Visual Studio Tips and tricks: Paste as JSON

  • Gérald Barré

If you often work with JSON documents, you may have created classes to map the content of the JSON document to a .NET class. Then, Json.NET or the new System.Text.Json allows to serialize a class to a JSON string or to deserialize a JSON string to a .NET class.

Writing mapping classes is annoying and error-prone. Instead of writing them yourself, Visual Studio can generate them using a sample JSON string.

  1. Copy a JSON string to the clipboard
  2. Use Paste JSON as classes

Paste JSON as classes in Visual StudioPaste JSON as classes in Visual Studio

Let's try with the following JSON document:

  "markers": [
      "name": "Rixos The Palm Dubai",
      "position": [25.1212, 55.1535],
      "name": "Shangri-La Hotel",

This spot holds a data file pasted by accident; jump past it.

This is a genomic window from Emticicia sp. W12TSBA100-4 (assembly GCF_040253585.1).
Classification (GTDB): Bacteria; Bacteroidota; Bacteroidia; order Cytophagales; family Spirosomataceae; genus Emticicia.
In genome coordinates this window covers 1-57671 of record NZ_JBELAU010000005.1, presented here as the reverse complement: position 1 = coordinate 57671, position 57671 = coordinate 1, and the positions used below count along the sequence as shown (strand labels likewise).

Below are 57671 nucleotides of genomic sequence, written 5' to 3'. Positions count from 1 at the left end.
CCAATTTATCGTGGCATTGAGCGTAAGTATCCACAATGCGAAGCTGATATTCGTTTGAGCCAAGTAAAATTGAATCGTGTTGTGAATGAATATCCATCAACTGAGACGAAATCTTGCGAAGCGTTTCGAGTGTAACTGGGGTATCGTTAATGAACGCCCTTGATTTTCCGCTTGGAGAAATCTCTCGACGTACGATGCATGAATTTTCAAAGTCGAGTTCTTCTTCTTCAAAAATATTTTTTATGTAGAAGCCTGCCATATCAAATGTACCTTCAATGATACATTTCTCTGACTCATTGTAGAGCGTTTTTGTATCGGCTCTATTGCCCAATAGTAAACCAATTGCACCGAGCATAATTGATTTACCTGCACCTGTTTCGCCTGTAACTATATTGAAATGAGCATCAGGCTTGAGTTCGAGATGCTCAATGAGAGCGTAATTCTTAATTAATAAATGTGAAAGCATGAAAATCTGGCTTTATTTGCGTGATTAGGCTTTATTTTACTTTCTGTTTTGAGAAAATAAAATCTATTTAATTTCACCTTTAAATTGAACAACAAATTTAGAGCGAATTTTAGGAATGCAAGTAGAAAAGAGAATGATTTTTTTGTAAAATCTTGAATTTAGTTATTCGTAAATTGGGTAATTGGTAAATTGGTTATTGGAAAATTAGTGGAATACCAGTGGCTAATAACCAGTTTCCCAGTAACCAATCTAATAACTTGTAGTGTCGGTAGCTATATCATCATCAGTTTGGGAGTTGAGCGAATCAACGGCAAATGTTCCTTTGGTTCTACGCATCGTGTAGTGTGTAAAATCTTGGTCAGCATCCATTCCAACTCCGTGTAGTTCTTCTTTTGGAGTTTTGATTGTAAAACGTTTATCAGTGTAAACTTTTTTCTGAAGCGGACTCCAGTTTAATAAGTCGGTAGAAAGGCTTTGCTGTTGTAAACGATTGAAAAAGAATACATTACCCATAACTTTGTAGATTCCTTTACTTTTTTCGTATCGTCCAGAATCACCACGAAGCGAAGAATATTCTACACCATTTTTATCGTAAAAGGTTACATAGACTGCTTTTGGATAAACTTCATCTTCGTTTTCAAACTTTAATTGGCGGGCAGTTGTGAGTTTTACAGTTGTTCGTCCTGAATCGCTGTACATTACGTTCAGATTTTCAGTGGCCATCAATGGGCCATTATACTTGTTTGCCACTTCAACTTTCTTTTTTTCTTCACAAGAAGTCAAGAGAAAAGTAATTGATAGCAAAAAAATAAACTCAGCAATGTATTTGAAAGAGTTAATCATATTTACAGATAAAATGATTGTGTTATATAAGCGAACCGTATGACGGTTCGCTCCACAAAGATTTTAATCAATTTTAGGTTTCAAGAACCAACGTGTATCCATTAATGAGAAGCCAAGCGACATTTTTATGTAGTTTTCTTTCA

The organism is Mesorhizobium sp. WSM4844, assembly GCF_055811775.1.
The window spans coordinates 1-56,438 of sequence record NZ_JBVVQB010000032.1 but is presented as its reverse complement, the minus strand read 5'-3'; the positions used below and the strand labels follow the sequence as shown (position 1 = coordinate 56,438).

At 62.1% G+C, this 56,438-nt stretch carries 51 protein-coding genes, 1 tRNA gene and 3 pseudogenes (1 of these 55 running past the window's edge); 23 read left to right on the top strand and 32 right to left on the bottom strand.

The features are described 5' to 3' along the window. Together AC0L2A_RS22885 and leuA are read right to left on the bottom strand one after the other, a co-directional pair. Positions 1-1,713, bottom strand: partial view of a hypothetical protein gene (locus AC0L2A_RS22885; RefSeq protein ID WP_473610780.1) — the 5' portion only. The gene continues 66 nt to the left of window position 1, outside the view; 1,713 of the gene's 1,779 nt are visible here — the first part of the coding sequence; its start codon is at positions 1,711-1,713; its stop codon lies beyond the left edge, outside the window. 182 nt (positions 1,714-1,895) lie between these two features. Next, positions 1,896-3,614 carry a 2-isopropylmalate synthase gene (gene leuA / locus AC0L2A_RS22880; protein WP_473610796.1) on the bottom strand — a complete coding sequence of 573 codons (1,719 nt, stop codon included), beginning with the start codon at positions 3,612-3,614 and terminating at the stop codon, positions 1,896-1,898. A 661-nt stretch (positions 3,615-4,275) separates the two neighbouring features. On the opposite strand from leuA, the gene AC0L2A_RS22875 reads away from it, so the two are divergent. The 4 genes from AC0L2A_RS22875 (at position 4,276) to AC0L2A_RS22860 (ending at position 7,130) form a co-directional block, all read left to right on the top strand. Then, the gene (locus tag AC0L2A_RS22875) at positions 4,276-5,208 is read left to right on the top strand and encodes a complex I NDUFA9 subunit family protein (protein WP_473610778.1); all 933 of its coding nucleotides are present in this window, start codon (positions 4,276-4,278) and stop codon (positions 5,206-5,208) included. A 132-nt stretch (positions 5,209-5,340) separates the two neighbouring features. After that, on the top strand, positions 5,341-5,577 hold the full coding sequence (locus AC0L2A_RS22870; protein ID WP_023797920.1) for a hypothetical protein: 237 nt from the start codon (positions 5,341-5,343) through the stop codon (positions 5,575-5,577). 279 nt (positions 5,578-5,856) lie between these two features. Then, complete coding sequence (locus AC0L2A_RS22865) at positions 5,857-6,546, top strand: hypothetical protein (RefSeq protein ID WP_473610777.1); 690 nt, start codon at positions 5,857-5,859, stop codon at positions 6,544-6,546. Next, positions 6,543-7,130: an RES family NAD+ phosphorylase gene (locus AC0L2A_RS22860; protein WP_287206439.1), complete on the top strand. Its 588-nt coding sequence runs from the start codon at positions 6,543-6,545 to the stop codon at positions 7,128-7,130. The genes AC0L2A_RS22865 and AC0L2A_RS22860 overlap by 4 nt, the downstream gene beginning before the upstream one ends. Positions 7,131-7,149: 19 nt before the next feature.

"location": [25.2084, 55.2719]
      "name": "Grand Hyatt",
      "location": [25.2285, 55.3273]

Visual Studio generates the following code:

public class Rootobject
    public Marker[] markers { get; set; }

public class Marker
    public string name { get; set; }
    public float[] position { get; set; }
    public float[] location { get; set; }

Very handy 😃

This post is part of the series 'Visual Studio Tips and Tricks'. Be sure to check out the rest of the blog posts of the series!

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